We have had a number of requests from users regarding the compatibility of our blue LED transilluminator (470nm) and UV transilluminator (311nm) with popular DNA gel stains. We routinely use GreenView ourselves, but in the past we have also used SYBR® Safe, ethidium bromide, GreenView Plus and RedView. These are summarized in the table at the bottom of the page.
In this blog post we check two more commonly used DNA stains with our transilluminators: GelGreen™ and GelRed™ stains from Biotium. We ordered the 0.1 mL trial sizes for both GelGreen and GelRed (Parts #41005-T and #41003-T respectively). Each stain was used according to the manufacturers recommendations (see Product Information sheets on the website). For testing with our transilluminators, we only used the post-staining method, which we routinely use and prefer. However, these stains can also be added to the agarose gels, the same as with most other gel stains. DNA sample was 100-300ng of a 1Kb DNA ladder (NEB).
Gel Green + Blue LED transilluminator
From the product information sheets, GelGreen has a similar emission/excitation to GreenView - excitation peak around 500nm, emission at 530 nm, so using the blue LED transilluminator we expect a similar result for both DNA stains.
As per our usual method, GreenView was diluted to 2X in TAE buffer (6uL of dye in 30 mL). GelGreen was diluted to 3X in distilled water following the manufacturers suggestions (9uL of dye in 30 mL). After electrophoresis, the gel was divided lengthwise into two gels. Each gel was placed into a plastic container with either GreenView or GelGreen and stained for 30 mins with gentle shaking on a platform shaker.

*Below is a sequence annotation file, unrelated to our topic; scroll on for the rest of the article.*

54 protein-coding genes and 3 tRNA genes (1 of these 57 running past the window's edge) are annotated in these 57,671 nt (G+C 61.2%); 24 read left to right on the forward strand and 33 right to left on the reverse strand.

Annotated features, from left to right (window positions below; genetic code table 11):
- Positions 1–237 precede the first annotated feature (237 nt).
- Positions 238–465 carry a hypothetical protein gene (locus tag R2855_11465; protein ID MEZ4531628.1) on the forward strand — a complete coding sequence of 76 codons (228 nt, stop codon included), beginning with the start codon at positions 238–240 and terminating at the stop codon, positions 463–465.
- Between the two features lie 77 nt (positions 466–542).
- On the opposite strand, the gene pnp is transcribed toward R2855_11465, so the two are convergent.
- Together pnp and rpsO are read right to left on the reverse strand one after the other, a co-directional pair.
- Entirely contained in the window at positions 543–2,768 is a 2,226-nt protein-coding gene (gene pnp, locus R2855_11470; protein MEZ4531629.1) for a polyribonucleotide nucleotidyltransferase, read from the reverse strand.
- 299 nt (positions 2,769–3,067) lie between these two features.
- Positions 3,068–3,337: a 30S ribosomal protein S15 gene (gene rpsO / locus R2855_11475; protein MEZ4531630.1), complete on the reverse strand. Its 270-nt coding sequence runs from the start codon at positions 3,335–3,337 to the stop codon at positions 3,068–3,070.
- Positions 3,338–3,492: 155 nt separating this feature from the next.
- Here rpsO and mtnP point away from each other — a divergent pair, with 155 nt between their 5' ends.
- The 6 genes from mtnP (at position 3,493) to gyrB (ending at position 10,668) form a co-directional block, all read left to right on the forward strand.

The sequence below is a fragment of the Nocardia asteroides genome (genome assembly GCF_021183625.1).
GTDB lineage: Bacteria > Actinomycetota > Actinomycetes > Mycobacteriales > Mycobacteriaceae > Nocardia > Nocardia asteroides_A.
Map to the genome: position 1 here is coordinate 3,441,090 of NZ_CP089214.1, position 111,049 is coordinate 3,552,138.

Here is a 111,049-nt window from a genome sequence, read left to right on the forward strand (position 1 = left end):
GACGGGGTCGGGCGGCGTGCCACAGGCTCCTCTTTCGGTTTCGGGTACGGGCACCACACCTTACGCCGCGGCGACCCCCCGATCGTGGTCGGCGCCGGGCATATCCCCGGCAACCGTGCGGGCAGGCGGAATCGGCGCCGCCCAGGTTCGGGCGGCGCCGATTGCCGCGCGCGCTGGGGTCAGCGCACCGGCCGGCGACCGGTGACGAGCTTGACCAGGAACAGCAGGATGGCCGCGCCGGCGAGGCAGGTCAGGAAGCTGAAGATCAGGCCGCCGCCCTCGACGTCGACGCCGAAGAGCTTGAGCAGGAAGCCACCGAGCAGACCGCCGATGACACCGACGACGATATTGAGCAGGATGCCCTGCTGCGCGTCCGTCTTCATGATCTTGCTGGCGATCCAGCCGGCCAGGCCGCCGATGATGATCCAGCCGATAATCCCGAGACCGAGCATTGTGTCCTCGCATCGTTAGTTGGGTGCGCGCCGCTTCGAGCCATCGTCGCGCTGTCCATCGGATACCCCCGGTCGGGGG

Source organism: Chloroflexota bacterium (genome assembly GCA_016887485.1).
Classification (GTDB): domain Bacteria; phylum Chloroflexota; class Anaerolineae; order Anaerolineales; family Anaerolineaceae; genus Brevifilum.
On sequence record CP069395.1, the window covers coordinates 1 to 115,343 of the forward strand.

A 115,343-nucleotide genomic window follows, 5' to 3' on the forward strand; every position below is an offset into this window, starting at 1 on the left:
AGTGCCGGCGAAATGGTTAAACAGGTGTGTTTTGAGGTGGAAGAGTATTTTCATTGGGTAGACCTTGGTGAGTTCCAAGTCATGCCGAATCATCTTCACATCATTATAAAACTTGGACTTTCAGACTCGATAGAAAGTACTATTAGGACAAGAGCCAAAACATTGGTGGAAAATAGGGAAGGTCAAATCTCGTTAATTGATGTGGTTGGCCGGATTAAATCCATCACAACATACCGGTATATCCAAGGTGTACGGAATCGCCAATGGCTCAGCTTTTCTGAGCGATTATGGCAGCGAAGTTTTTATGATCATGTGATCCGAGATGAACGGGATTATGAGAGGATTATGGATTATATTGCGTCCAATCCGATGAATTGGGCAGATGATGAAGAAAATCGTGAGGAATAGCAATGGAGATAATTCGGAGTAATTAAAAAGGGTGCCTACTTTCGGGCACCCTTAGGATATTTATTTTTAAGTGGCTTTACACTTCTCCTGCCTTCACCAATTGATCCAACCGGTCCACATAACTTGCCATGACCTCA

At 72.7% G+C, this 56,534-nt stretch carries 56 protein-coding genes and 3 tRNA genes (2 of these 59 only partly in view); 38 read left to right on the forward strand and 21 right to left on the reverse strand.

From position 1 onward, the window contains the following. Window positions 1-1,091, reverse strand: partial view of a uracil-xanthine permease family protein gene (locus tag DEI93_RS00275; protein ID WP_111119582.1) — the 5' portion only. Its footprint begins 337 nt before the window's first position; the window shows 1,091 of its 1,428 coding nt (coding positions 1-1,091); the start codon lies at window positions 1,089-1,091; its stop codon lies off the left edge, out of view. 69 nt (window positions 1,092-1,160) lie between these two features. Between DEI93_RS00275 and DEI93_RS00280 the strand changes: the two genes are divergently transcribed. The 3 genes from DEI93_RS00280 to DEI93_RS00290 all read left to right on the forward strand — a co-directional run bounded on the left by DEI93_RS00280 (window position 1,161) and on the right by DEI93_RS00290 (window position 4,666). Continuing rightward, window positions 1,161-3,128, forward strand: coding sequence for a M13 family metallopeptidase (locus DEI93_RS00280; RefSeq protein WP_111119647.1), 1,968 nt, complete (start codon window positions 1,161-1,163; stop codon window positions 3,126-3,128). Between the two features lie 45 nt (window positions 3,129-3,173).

Although both stains should not require destaining, the GelGreen gel was visibly stained orange/pink (image below left), and we found that we could get better images by destaining the gel for at least 30 mins in water (right image). GreenView gels did not require any destaining step.
Gel Red + UV Transilluminator
From the product information sheets, GelRed has a similar excitation to RedView with an excitation peak around 300nm. The UV transilluminator (311nm) should be suitable for both stains.
As per our usual method, RedView was diluted to 2X in TAE buffer (6uL of dye in 30 mL). GelRed was diluted to 3X in distilled water following the manufacturers suggestions (9uL of dye in 30 mL). After electrophoresis, gels were placed into plastic containers with either RedView or GelRed and stained for 30 mins with gentle shaking on a platform shaker.
No destaining step was required for either stain - both can be imaged on the UV transilluminator immediaetly after staining. The image on the left is taken of the gels without any emission filter, and on the right a Roscolux #19 filter (Rosco) was used to image the gel.
Summary of gel stains tested with transilluminators
This Table summarizes the gel stains that have been tested so far with our two transilluminators. See the images in linked blog posts for examples.